Angry taxi drivers demonstrated outside Teheran's Governments offices (15 June), and brought chaos for other commuters.
GV PAN Demonstrators in streets protest for taxi drivers (2 shots)
CU Banners and PULL BACK TO GV Protestors and PAN UP TO City Council H.Q.
GVs Chanting demonstrators holding placards (3 shots)
GV Street scenes. Taxis parked in major road as demonstrators hold up traffic
CU AND PULL BACK AND PAN TO Taxis and drivers (3 shots)
TS AND SV of seated taxi drivers
ZV ZOOM AND PULL BACK TO Taxis in streets (2 shots)
Script is copyright Reuters Limited. All rights reserved
Background: Angry taxi drivers demonstrated outside Teheran's Governments offices (15 June), and brought chaos for other commuters. They were protesting against new driving regulations, which will have wide ranging effects on t heir trade.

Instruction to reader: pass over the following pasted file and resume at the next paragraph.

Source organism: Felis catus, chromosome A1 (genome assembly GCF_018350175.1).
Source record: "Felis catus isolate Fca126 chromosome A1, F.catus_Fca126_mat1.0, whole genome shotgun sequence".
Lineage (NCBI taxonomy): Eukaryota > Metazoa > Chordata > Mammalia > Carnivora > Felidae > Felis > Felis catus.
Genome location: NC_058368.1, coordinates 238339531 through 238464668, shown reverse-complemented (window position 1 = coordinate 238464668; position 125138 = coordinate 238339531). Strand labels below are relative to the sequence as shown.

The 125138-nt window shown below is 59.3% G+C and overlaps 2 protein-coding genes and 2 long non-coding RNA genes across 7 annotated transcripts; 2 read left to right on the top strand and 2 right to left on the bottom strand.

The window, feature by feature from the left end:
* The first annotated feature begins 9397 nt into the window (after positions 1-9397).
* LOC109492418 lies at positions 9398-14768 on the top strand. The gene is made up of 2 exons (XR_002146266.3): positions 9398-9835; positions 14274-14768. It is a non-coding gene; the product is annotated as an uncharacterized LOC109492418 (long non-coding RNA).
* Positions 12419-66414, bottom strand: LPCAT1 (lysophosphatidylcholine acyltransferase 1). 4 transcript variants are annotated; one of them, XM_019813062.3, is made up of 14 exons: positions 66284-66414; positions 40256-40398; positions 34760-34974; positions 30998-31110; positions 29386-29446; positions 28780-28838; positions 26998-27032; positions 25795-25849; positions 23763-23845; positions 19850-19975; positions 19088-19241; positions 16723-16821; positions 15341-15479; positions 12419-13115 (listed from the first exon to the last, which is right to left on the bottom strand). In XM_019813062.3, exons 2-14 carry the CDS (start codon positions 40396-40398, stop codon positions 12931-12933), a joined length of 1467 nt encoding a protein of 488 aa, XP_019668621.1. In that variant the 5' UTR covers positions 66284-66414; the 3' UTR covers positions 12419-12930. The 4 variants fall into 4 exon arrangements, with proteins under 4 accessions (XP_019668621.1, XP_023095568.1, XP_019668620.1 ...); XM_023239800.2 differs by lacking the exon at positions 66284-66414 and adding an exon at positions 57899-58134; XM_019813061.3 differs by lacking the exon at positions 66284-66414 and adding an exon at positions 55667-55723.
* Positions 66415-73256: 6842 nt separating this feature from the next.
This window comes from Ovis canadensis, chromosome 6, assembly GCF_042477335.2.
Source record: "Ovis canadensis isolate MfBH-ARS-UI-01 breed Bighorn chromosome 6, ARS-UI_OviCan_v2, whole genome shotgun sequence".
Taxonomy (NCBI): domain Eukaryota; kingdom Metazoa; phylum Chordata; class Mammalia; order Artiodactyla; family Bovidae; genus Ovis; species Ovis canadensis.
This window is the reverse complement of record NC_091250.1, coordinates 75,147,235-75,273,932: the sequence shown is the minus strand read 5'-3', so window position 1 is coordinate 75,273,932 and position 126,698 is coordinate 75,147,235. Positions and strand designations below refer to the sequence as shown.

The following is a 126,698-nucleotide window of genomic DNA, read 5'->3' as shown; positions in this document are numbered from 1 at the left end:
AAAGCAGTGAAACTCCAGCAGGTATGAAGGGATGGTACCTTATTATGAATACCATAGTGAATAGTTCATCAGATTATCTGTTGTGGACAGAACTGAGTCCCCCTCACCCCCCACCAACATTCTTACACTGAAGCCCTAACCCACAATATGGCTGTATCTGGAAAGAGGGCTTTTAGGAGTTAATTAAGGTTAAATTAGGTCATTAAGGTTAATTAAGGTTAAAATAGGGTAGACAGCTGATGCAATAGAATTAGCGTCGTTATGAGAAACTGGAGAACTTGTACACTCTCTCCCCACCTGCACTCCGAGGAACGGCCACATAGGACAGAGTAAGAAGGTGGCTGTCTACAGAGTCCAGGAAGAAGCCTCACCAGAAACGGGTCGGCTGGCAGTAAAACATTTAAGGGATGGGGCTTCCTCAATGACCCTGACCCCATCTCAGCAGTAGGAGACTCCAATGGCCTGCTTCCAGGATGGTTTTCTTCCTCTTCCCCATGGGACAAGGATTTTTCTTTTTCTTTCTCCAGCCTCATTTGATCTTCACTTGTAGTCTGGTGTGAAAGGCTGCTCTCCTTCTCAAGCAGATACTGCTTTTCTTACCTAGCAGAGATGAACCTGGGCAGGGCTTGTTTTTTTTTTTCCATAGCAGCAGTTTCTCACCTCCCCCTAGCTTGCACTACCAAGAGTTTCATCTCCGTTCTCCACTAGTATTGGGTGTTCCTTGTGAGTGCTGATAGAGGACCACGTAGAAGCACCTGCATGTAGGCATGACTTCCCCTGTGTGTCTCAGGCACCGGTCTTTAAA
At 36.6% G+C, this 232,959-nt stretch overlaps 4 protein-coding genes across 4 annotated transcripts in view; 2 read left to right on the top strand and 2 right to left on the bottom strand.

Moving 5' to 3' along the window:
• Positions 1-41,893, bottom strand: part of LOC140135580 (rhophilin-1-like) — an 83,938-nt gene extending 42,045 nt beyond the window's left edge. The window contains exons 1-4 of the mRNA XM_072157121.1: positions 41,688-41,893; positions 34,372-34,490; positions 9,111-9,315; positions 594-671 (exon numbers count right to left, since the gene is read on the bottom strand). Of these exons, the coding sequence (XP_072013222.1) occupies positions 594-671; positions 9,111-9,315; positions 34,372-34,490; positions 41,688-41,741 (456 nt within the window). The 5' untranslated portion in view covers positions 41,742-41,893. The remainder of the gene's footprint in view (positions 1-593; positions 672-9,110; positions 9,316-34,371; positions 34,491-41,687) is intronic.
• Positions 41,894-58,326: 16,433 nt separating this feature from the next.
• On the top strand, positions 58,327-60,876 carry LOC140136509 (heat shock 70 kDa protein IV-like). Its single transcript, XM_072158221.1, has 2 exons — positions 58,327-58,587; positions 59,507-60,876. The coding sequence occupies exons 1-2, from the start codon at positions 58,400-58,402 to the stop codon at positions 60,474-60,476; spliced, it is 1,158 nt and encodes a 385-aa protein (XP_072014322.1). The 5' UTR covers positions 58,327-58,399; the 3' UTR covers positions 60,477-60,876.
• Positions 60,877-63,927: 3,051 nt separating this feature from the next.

SYNOPSIS: Teheran's seen many demonstrations since the overthrow of the Shah. They've been mostly political or directed against the United States. However, this demonstration - backed purely by the taxi drivers, their relatives and friends - brought a completely new slant to mass protests.
It was described as "National Mobilisation Week". and had exactly the desired effect. Rather than, as the title would suggest, creating mobility, the demonstration brought traffic to a standstill.
The Taxi drivers were protesting about new regulations which effectively ban them from driving in bus lanes. The taxi drivers see it as just another step towards driving them off of roads.
They abandoned their bright orange cabs on the second day of the Mobilisation protest. The new restrictions also mean that all private cars are banned from Teheran's streets for three and a half hours each morning during the week.
Its all part of a long term traffic plan designed to alleviate the traffic jams which constantly block the Capital's streets.
Some of the taxi drivers' colleagues ignored the protest and picked up fares but most joined the ban. The stoppage was organised by the Islamic Association of Taxi Drivers who are constantly fighting- unauthorised private taxis, which they claim, rob them of their living by operating in the capital illegally.